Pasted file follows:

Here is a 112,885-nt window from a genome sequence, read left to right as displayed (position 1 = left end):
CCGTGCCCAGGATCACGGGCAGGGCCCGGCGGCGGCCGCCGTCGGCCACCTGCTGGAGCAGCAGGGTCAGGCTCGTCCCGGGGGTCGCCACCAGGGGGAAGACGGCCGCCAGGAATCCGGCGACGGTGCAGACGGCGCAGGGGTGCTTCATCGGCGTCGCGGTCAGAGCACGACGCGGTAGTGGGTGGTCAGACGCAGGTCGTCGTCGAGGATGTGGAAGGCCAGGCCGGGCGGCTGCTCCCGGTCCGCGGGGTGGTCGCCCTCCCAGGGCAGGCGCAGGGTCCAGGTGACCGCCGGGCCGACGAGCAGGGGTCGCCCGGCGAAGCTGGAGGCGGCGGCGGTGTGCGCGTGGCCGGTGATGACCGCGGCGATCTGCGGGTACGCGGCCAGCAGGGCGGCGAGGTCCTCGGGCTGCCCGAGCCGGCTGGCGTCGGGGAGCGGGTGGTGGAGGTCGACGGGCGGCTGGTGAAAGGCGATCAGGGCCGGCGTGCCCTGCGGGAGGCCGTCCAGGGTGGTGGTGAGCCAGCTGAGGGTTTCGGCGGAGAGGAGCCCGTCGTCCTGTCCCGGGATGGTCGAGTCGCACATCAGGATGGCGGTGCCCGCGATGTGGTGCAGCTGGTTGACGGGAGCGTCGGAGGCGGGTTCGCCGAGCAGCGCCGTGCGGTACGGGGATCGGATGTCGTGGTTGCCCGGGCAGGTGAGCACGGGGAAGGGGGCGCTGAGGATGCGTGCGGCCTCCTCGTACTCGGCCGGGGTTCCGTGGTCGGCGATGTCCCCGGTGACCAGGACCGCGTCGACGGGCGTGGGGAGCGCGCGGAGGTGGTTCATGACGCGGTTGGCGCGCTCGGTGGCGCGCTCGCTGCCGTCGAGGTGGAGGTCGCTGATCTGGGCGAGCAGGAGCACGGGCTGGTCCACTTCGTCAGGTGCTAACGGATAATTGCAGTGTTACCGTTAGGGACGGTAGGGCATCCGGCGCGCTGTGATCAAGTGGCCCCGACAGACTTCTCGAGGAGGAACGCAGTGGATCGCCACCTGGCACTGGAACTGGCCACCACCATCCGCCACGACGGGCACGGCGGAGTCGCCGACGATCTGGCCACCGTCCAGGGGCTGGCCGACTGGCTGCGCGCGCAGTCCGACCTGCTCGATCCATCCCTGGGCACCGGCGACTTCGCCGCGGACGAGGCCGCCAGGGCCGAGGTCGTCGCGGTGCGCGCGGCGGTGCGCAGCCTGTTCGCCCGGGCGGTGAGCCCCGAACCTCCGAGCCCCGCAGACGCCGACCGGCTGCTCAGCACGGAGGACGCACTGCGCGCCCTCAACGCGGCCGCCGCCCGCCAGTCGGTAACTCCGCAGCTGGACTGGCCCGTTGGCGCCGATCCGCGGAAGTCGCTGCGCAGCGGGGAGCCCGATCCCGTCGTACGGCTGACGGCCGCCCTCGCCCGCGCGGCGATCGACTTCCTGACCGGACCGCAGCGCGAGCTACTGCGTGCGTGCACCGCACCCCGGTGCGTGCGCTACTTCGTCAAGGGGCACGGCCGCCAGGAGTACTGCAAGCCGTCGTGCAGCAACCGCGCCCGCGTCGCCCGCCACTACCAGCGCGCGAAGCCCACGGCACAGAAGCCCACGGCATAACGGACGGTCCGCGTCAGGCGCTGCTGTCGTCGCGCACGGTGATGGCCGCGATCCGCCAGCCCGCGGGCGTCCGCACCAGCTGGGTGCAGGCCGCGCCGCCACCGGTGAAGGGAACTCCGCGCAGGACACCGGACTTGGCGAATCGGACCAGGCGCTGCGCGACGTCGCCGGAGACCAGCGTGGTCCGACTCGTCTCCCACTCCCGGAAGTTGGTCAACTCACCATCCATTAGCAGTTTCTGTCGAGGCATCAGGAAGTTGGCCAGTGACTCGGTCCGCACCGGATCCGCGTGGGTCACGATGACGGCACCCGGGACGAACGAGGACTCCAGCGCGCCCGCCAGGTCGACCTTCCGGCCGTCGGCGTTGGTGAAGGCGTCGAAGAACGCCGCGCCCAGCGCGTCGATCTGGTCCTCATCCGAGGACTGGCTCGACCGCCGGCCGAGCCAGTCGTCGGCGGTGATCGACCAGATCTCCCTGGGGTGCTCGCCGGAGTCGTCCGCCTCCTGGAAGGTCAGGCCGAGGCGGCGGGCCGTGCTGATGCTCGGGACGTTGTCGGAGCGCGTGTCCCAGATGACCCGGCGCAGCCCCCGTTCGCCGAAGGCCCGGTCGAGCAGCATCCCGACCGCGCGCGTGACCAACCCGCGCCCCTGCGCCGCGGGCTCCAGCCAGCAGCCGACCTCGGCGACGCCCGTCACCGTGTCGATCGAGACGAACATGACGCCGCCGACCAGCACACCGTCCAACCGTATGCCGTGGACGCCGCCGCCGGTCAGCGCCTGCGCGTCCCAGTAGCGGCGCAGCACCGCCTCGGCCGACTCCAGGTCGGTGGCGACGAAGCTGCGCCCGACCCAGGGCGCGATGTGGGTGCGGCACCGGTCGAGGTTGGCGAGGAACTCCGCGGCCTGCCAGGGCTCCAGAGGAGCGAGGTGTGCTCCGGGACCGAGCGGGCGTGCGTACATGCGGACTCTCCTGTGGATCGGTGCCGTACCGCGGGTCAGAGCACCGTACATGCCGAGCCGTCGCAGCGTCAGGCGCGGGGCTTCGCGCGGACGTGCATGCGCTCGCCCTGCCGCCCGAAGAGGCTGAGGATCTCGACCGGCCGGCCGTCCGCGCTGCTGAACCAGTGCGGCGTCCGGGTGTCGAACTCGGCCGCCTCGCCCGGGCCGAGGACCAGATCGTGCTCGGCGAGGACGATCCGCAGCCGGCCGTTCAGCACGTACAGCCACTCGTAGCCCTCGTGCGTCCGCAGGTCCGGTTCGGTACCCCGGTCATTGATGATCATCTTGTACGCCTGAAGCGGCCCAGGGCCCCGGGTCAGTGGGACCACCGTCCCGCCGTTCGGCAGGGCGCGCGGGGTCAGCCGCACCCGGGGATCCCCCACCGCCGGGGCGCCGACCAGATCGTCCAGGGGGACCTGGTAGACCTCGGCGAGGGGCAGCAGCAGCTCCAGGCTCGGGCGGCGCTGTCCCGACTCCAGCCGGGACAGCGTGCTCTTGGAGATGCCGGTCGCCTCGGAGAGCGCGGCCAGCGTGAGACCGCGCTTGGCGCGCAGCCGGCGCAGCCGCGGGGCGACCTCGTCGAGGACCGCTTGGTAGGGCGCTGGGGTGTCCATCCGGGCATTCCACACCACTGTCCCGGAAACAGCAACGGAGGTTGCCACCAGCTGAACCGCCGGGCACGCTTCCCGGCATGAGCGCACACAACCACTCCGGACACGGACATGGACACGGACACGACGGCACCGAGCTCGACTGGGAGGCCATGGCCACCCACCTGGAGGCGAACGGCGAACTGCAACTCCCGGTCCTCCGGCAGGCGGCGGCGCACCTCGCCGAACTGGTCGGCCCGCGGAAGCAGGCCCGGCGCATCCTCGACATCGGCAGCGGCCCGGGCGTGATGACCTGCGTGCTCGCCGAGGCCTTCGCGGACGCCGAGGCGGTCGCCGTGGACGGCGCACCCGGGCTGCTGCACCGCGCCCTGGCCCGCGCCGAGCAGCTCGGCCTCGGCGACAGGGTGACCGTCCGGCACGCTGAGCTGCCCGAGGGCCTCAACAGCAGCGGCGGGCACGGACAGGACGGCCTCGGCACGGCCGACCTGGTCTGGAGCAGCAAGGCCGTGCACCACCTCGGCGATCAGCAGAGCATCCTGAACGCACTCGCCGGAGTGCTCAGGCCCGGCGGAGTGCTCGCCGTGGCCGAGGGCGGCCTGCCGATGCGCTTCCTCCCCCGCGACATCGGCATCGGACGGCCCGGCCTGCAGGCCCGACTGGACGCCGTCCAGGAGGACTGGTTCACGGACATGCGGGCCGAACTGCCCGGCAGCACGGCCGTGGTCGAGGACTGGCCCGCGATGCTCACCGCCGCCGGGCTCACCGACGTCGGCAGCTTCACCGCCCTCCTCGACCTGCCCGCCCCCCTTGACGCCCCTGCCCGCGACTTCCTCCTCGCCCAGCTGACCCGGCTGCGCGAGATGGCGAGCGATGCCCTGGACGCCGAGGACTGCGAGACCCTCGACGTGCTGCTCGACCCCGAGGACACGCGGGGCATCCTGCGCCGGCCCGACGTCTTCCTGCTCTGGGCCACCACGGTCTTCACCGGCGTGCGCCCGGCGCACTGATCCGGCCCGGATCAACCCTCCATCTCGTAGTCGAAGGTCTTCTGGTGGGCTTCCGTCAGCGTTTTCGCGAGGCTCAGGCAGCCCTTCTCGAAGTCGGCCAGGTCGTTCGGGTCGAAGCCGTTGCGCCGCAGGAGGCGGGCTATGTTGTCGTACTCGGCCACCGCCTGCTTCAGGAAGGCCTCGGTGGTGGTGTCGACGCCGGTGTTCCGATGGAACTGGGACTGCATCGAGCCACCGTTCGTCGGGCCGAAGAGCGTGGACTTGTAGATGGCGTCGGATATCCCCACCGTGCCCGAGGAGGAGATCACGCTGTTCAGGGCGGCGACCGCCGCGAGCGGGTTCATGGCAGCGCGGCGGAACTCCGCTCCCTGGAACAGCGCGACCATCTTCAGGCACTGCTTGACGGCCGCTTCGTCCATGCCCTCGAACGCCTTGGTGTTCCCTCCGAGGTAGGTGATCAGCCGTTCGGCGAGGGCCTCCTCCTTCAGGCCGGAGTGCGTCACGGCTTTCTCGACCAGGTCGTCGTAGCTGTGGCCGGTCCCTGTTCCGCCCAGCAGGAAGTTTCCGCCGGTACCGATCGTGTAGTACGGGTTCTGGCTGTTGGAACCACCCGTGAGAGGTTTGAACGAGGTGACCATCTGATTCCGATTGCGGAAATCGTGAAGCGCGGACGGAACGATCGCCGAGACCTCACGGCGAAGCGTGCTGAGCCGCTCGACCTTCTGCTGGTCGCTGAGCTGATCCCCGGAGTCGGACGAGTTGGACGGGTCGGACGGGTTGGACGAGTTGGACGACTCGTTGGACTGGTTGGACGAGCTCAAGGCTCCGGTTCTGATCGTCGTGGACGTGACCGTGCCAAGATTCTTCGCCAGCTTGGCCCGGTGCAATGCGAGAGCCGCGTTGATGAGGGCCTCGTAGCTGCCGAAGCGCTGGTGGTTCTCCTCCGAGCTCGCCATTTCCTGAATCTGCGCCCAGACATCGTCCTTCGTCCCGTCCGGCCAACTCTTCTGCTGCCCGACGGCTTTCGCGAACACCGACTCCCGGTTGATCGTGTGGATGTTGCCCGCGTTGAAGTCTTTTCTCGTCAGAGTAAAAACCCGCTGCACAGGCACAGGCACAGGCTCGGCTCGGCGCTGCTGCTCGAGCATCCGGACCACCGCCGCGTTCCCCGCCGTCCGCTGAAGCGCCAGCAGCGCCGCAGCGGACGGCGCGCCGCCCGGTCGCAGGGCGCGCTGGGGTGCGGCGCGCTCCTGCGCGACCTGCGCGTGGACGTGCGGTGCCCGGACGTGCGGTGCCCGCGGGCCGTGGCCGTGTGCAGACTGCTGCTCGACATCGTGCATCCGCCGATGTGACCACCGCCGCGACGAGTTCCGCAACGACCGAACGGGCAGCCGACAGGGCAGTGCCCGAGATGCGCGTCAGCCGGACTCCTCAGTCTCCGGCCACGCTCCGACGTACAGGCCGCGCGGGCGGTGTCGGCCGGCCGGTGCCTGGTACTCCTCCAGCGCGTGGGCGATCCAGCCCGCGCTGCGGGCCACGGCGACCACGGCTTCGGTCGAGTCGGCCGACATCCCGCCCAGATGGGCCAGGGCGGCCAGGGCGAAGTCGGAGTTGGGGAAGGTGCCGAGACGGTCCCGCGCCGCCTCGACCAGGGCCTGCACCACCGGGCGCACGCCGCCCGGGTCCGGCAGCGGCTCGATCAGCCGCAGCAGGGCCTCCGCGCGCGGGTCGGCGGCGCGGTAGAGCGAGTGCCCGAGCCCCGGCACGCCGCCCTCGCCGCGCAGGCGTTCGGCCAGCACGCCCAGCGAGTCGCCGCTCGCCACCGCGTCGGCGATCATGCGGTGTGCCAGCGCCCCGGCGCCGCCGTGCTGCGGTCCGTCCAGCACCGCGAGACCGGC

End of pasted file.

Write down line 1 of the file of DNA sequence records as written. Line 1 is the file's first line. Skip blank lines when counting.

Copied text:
Here is a 112,885-nt window from a genome sequence, read left to right as displayed (position 1 = left end):